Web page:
Having proved that DAGS satisfies the notion of IND-CCA security for KEMs, we now move onto a treatment of practical security issues. In particular, we will briefly present the hard problem on which DAGS is based, and then discuss the main attacks on the scheme and related security concerns.

### 5.1 Hard problems from coding theory

Most of the code-based cryptographic constructions are based on the hardness of the following problem, known as the (*q*-ary) *Syndrome Decoding Problem (SDP)*.

*Given an $\left(n-k\right)\times n$ full-rank matrix H over ${F}_{q}$, a vector $\mathbf{s}\in {F}_{q}^{n-k}$, and a non-negative integer w, find a vector $\mathbf{e}\in {F}_{q}^{n}$ of weight w such that $H{\mathbf{e}}^{T}=\mathbf{s}$.*

The corresponding decision problem was proved to be NP-complete in 1978 [10], but only for binary codes. In 1994, Barg proved that this result holds for codes over all finite fields ([5], in Russian, and [6, Theorem 4.1]).

In addition, many schemes (including the original McEliece proposal) require the following computational assumption.

*The public matrix output by the key generation algorithm is computationally indistinguishable from a uniformly chosen matrix of the same size.*

The assumption above is historically believed to be true, except for very particular cases. For instance, there exists a distinguisher (Faugère et al. [20]) for cryptographic protocols that make use of high-rate Goppa codes (like the CFS signature scheme [17]). Moreover, it is worth mentioning that the “classical” methods for obtaining an indistinguishable public matrix, such as the use of scrambling matrices *S* and *P*, are rather outdated and unpractical and can introduce vulnerabilities to the scheme as per the work of Strenzke et al. [42, 43]. Thus, traditionally, the safest method (Biswas and Sendrier, [13]) to obtain the public matrix is simply to compute the systematic form of the private matrix.

### 5.2 Decoding attacks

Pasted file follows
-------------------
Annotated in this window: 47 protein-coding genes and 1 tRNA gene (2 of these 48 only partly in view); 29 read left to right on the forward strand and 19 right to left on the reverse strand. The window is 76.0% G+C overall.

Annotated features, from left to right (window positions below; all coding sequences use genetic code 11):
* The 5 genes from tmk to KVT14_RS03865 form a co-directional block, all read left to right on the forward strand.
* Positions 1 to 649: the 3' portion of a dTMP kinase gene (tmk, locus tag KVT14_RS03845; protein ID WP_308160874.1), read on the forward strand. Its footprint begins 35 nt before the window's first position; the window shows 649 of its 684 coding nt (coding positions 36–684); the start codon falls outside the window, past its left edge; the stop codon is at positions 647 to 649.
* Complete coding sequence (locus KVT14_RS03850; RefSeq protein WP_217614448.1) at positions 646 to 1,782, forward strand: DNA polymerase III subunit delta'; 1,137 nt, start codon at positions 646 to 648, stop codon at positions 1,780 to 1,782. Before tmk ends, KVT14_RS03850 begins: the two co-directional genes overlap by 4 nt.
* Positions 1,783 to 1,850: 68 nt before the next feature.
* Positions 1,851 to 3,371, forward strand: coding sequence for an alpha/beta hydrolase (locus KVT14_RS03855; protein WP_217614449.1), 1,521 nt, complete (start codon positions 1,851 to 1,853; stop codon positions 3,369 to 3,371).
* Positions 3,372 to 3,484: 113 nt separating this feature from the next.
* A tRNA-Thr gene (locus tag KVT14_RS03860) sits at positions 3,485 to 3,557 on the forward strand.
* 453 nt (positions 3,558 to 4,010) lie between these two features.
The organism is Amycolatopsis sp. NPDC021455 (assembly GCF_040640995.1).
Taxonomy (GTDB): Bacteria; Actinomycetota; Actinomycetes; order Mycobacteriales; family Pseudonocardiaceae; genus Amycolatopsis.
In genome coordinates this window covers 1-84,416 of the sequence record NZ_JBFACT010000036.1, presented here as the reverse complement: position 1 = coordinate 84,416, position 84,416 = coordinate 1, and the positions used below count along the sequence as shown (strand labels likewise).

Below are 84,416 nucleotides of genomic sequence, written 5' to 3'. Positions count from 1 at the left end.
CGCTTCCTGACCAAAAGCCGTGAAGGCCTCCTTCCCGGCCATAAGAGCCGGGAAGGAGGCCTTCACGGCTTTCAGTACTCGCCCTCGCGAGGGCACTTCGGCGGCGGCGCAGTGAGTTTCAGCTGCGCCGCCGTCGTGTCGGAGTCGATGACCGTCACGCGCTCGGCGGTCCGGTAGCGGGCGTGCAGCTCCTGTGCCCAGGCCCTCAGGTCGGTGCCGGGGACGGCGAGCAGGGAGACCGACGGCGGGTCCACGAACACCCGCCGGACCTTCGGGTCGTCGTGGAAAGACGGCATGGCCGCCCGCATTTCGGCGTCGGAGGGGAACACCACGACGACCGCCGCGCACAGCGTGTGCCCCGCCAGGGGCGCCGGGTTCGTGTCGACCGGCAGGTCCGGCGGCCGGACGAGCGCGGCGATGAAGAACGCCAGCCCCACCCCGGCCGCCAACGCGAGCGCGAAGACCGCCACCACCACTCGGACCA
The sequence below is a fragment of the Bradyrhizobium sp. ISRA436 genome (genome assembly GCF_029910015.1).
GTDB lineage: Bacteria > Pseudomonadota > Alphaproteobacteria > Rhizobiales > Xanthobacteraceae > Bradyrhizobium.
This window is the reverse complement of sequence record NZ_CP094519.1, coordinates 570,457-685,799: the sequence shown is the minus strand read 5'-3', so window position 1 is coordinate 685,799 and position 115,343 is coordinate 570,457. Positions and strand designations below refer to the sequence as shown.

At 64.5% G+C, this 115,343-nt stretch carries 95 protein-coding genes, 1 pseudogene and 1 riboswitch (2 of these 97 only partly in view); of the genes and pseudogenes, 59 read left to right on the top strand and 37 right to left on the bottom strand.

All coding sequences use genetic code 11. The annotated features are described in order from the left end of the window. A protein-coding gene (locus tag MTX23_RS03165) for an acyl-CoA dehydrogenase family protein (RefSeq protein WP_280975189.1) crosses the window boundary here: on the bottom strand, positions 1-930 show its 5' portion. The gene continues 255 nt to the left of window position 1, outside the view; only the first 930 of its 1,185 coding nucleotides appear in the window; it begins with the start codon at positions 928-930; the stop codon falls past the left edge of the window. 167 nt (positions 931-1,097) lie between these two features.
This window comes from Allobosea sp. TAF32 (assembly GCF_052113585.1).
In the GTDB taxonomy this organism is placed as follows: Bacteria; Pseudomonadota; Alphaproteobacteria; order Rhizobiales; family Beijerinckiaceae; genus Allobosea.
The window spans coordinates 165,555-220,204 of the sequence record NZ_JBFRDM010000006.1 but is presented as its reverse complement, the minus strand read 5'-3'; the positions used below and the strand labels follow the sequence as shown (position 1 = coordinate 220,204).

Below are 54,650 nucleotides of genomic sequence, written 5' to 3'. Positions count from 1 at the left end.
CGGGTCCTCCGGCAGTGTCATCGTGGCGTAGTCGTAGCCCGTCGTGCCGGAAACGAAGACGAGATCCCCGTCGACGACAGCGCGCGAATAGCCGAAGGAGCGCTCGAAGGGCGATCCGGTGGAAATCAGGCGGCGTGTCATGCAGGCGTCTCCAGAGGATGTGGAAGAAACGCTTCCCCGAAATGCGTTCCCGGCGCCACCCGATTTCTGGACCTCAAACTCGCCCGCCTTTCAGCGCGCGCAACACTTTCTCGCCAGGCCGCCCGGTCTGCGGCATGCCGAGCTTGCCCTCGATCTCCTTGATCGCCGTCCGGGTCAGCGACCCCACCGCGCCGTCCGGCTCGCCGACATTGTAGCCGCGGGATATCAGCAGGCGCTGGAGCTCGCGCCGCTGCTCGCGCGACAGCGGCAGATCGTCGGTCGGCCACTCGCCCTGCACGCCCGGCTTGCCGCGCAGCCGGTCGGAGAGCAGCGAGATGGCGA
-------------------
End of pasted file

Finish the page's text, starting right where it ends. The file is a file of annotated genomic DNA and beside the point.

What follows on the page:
The main approach for solving SDP is the technique known as Information Set Decoding (ISD), first introduced by Prange [39], which targets directly the error vector and aims at decoding without knowing the underlying structure of the code (i.e. treating the code as truly random). Among several variants and generalizations, Peters showed [38] that it is possible to apply Prange’s approach to generic *q*-ary codes. Other approaches such as statistical decoding [1, 33] are usually considered less efficient. Thus, when choosing parameters, we will focus mainly on defeating attacks of the ISD family.

Hamdaoui and Sendrier in [26] provide non-asymptotic complexity estimates for ISD in the binary case. For codes over

#### Quantum speedup.

Bernstein in [11] shows that Grover’s algorithm applies to ISD-like algorithms, effectively halving the asymptotic exponent in the complexity estimates. Later, it was proved in [28] that several variants of ISD have the potential to achieve a better exponent, however the improvement was disappointingly away from the factor of 2 that could be expected. For this reason, we simply treat the best quantum attack on our scheme to be “traditional” ISD (Prange) combined with Grover search.

### 5.3 Algebraic attacks

While, as we discussed above, recovering a private matrix from a public one is in general a very difficult problem, the presence of special algebraic properties and additional structure in the code can have a considerable effect in lowering this difficulty. It turns out that, in the case of alternant codes for instance, there are indeed efficient methods that exploit this issue.

#### Solving systems of equations.

A very effective structural attack was introduced by Faugère et al. in [22]. The attack (for convenience referred to as FOPT) relies on the simple property